Blogs - Summit Announcements
June 26, 2013
Rapid Response: The Supreme Court’s Decisions on Marriage
Today the United States Supreme Court announced its decisions on two of the most important cases it has heard in years: the federal Defense of Marriage Act (DOMA) and California’s Proposition 8, both of which define marriage as the union between one man and woman. Its 5-4 decision to invalidate DOMA means the federal government will recognize same-sex marriages from states that allow them, granting federal benefits to those couples. In another 5-4 decision, the court refused to force California to honor a voter-passed referendum defining marriage in the state as between one man and one woman. In doing so, the court throws the marriage question back to individual states to decide. While the Supreme Court's decision today doesn't technically make same-sex marriage legal in California, in all likelihood California officials will resume granting same-sex marriages in the coming weeks.
So, what now?
The Culture of Marriage Needs Rebuilding
The Supreme Court’s decision doesn’t mean our work is over. Quite the contrary: the work to rebuild a culture of marriage must kick into high gear. As we’ve said before (for a full list of the work we’ve done on marriage over the last two years, see the end of this article), marriage as an institution has been in trouble in the U.S. for decades. As soon as marriage became a function of mere desires and passions, trouble was inevitable.
Anthropologically, marriage has always been about protecting children. A society that places the desires of adults over the needs of children has signaled that it has no interest in continuing to exist. To paraphrase traditional marriage advocates from France standing against gay parents raising children, the needs and interests of children trump the interests of needy adults. We can continue the work of rebuilding a robust culture of marriage in two ways:
- Argument — We’ve mentioned numerous scholars, writers, and thought leaders making sound and rational arguments for maintaining current understandings of marriage: Robert George, Ryan Anderson, Sherif Girgis, and Eric Teetsel among others (see Summit’s previous posts on marriage at the end of this article). We need to lovingly persist in making these reasoned arguments in the public square and with our family, friends, and neighbors.
- Embodiment — It’s clear though, that fewer and fewer today will be persuaded by good arguments alone. The second — and perhaps more urgent — tactic for rebuilding the marriage culture is to show skeptics the beauty and good of marriage. This means our own marriages ought to flourish, and we should seek opportunities to help other marriages flourish. We also need to recapture the imaginations of those skeptical of traditional marriage through use of the arts and media. So few messages permeate popular culture that show the goodness of traditional marriage. Much of the marriage battle has been waged in the arena of popular culture; that won’t change any time soon.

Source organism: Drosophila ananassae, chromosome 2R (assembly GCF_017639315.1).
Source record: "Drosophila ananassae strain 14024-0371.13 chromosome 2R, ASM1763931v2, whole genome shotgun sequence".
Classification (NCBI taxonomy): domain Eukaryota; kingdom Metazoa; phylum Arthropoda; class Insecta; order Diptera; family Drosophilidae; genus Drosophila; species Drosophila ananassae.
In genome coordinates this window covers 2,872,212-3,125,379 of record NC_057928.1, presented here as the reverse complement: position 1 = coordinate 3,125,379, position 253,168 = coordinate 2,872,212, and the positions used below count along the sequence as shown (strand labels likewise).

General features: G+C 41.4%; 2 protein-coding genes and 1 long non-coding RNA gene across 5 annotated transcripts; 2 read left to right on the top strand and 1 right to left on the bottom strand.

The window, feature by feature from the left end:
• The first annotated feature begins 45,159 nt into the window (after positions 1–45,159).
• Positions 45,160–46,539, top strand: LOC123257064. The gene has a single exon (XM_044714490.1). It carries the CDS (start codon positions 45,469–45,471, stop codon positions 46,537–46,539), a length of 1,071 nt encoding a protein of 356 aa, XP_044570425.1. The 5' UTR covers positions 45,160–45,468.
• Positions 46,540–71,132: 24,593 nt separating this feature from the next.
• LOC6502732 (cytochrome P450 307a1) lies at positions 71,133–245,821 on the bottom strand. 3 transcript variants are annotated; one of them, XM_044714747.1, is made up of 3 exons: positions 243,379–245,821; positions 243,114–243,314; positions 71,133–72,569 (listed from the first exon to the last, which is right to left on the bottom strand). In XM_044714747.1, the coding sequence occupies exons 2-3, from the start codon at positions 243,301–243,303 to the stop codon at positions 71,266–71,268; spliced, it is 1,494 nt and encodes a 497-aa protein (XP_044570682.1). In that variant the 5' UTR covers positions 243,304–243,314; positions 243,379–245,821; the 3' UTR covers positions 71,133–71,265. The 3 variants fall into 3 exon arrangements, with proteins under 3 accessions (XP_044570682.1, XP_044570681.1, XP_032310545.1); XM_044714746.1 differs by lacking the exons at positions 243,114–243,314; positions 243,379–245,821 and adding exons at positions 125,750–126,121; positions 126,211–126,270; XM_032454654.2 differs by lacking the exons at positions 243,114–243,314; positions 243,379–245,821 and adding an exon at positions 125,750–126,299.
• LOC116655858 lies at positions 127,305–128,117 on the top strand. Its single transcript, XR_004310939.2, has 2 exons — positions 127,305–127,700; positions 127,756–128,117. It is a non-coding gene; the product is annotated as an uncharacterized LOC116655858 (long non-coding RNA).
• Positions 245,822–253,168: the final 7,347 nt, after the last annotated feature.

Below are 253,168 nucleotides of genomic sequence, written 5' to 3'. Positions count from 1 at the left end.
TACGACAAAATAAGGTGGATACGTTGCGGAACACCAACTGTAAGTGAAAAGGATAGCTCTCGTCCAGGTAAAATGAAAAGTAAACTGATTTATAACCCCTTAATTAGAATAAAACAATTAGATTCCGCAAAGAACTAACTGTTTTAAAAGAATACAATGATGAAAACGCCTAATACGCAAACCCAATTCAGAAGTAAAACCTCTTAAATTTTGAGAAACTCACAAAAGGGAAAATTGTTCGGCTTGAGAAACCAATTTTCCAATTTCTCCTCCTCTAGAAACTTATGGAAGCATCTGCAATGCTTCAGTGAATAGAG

Brace for Challenges to Religious Liberty
Don’t expect the ruling to mean everyone will abide by the implication that religious liberty ought to be respected in questions about same-sex marriage. Challenges will still likely come, because many still view the traditional marriage position as hostile and bigoted. So, when challenges come, what should we do?
- Stand Courageously — It’s precisely at these times that we remember our morals come from God, not from government. And we ought to stand together. The collective courage of the Church can send powerful messages to civil authorities.
- Decide Where We Stand — All Christians should be prepared for the moment we may have to stand in opposition to what our governments tell us to do. These are not easy decisions to make, nor are they familiar territory for most Christians in the U.S. But if we are prepared beforehand, we stand a better chance of doing what’s right in trying times.
- Remember Resources Like the Alliance Defending Freedom and the Becket Fund for Religious Liberty — These organizations make it a point to protect those standing in accordance with their religion in cases like this.
Finally, pray. Pray for hearts and minds in our country to be changed, regarding marriage. Pray that our civic authorities would love truth and wisdom and would govern by them. And pray for children brought up in less-than-ideal family situations.
You can also help Summit train a rising generation of leaders equipped and excited to begin the work of rebuilding a culture of marriage. To give today, click here.
Summit has published several articles over the last two years dealing with this issue. Each of these is replete with numerous sources for further research, argumentation, and practical suggestions for rebuilding a culture of marriage. Also, Summit is partnering with WORLD Magazine this year for Engage. These one-day events equip attendees to work in their local communities in several key cultural areas, including marriage and religious liberty. Manhattan Declaration Executive Director Eric Teetsel is one of our featured speakers. We encourage you to consider attending Engage Dallas on October 5 or Engage San Diego on November 16.
- Rapid Response: Defending Marriage: The Building Blocks of Society
- Summit Journal: The Good of Marriage
- Rapid Response: Confronting Cries of Bigotry
- Rapid Response: Erroneous Claims About Same-Sex Marriage
- Rapid Response: The Great American Hustle